Steven Simon, a national security aide in the Clinton administration, said previously unknown groups of attackers "are coming out of the woodwork" in Europe, where Muslim communities tend to be less prosperous and integrated than they are in the U.S.

"It doesn't look like the kind of infrastructure that exists in Europe has been discovered here," said Simon, a senior Rand Corp. analyst who is co-author of the upcoming book, "The Next Attack."

He said he considers such attacks here unlikely in the near term, but said that could change if the Muslim population becomes as alienated as it is in Europe.

Still, Simon echoed Mueller when said, "It's often said that you don't know what you don't know. Things may be escaping our notice."


Bush Passes on Public Endorsement of Rove

Yahoo! News
Bush Passes on Public Endorsement of Rove

By TOM RAUM, Associated Press Writer

President Bush passed up a chance Wednesday to express confidence in senior aide Karl Rove in a political fight over a news leak that exposed a CIA officer's identity. The lack of endorsement surprised some White House officials who had been told Bush would back his embattled friend.

Rove's lawyer, Robert Luskin, later asserted that Rove had "cooperated fully" in the federal investigation, had done nothing wrong and was prepared to provide additional information to a special prosecutor if needed.

"This is a serious investigation," Bush told reporters after a Cabinet meeting, with Rove sitting just behind him. "And it is very important for people not to prejudge the investigation based on media reports."

Later in the day, White House spokesman Scott McClellan insisted that Rove did have Bush's support. "As I indicated yesterday, every person who works here at the White House, including Karl Rove, has the confidence of the president," McClellan said.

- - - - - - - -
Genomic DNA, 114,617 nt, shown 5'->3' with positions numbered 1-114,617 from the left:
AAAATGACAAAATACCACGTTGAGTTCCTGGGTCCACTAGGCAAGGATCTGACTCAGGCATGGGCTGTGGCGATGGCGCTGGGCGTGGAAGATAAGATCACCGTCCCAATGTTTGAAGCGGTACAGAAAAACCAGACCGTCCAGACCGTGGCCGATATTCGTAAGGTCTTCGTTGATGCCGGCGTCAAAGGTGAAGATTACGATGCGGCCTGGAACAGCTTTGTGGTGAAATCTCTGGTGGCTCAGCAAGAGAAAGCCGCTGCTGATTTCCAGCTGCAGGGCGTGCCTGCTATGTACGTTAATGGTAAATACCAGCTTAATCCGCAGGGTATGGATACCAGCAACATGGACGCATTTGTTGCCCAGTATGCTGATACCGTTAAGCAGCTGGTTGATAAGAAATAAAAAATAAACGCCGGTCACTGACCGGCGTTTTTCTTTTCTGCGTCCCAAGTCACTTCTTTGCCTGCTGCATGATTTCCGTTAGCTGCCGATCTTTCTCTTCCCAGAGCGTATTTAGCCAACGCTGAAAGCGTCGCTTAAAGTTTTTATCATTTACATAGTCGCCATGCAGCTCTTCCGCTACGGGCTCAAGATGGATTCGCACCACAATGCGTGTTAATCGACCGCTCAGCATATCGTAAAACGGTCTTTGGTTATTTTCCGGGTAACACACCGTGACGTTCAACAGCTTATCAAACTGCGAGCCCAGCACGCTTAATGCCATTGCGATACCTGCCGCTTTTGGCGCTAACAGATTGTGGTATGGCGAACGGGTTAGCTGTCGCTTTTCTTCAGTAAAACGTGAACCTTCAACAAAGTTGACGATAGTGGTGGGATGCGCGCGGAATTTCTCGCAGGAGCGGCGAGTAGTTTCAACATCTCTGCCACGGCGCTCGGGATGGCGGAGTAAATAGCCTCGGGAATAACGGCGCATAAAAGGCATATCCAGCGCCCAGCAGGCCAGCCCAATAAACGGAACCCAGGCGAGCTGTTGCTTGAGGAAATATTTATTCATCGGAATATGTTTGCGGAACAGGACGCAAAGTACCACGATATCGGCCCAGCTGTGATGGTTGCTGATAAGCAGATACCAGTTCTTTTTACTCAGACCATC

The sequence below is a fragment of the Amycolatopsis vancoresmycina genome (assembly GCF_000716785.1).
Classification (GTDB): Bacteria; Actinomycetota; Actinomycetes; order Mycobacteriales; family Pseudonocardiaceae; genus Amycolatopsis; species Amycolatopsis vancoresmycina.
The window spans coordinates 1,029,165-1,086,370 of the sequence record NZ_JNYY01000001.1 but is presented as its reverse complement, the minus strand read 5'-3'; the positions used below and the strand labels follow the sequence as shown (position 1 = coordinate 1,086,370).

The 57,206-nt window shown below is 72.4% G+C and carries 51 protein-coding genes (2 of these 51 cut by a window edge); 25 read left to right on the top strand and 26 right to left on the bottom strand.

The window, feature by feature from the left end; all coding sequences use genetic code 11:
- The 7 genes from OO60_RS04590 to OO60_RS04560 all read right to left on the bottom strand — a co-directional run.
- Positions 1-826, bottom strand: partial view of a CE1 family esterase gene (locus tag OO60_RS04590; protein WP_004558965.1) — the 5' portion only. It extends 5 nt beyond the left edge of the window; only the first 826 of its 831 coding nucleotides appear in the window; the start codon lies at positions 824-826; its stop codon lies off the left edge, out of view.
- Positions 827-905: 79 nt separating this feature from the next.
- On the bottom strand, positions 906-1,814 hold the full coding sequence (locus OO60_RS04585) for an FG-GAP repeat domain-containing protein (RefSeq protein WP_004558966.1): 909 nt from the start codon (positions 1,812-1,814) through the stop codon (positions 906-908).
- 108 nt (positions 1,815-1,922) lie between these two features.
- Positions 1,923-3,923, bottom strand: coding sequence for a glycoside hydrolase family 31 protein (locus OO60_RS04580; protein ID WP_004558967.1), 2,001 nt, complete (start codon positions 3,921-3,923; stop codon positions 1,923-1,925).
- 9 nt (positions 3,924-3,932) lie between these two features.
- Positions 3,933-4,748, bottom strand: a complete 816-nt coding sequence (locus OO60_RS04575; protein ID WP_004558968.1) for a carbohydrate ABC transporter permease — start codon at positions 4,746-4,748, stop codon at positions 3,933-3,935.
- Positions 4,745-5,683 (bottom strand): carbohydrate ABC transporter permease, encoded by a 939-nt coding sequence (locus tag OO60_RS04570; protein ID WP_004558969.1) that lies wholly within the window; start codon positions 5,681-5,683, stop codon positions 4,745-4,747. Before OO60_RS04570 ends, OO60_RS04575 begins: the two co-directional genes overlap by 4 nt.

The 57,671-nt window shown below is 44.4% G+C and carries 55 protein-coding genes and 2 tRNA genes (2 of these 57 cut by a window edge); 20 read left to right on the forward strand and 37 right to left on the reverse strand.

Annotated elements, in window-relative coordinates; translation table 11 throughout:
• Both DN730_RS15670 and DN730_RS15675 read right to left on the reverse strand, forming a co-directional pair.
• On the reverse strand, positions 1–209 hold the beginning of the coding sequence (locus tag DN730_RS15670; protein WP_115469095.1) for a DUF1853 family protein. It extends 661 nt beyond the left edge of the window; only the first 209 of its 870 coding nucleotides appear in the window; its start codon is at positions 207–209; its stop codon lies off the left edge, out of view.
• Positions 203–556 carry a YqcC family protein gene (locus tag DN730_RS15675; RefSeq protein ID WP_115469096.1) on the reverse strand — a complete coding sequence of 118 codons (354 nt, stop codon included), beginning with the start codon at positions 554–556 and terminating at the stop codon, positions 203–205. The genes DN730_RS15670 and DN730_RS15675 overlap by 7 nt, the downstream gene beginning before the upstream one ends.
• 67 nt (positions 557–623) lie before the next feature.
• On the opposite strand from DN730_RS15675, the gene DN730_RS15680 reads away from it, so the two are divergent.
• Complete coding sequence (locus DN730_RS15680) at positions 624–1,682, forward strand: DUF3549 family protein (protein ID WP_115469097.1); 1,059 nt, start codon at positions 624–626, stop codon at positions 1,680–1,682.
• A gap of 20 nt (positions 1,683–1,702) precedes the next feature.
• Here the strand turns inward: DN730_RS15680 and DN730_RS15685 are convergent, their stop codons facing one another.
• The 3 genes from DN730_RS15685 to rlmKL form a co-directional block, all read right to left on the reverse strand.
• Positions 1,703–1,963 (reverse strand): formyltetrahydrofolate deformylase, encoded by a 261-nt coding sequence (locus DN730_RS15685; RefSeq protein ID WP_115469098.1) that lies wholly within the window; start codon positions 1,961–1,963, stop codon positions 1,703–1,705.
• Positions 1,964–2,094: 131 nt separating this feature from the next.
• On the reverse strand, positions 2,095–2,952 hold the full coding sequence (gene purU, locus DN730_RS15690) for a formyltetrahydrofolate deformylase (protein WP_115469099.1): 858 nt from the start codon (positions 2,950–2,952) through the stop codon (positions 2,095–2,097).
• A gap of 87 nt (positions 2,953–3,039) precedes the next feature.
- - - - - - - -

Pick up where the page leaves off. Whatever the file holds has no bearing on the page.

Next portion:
Bush said he would not discuss the matter further until a criminal investigation is finished.

Across town, a federal grand jury heard more testimony in its probe into whether anyone in the administration illegally leaked the name of CIA officer Valerie Plame in July 2003. Her husband, former ambassador Joseph Wilson, a critic of the administration's rationale for invading Iraq, has said the leak was an attempt to discredit him.

Time magazine reporter Matthew Cooper, who wrote an article that identified Plame, appeared before the grand jury for 2 1/2 hours.

"I testified openly and honestly," Cooper said outside the courthouse, without divulging details. "I have no idea whether a crime was committed or not. That's something the special counsel's going to have to determine."

Wednesday evening, Luskin, Rove's attorney, issued a statement saying that Cooper's testimony would "not call into question the accuracy or completeness of anything Rove has previously said to the prosecutor or the grand jury."

"Rove has cooperated completely with the special prosecutor, and he has been repeatedly assured he is not a target of the investigation," said Luskin. "Rove has done nothing wrong. We're confident he will not become a target after the special prosecutor has reviewed all evidence."